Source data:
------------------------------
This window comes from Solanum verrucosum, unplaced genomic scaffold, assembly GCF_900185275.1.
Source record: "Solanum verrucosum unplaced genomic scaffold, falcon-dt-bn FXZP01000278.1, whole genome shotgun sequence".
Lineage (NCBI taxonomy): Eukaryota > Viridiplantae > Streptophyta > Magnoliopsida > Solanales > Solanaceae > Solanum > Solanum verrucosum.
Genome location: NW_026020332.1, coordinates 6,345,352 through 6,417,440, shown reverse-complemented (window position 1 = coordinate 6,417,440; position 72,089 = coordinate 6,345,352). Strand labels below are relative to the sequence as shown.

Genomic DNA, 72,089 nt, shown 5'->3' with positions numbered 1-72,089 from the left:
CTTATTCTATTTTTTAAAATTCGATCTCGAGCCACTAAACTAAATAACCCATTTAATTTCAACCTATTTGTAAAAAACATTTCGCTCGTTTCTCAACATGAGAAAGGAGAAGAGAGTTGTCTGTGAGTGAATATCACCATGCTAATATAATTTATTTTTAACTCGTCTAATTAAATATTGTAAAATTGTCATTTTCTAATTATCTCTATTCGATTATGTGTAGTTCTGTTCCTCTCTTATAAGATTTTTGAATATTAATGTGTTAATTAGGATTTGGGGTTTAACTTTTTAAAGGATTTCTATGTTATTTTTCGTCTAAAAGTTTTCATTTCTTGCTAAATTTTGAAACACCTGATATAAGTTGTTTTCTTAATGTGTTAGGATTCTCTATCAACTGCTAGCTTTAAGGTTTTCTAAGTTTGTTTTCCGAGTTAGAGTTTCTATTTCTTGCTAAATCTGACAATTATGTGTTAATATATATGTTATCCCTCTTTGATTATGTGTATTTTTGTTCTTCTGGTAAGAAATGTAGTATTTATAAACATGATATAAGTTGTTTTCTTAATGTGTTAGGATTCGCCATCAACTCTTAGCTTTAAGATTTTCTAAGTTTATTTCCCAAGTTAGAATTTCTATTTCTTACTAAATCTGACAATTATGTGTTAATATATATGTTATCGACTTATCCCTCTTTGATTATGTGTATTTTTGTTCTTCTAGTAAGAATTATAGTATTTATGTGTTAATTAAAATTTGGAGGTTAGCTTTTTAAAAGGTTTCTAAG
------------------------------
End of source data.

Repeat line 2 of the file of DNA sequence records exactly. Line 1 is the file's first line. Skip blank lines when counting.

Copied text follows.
Source record: "Solanum verrucosum unplaced genomic scaffold, falcon-dt-bn FXZP01000278.1, whole genome shotgun sequence".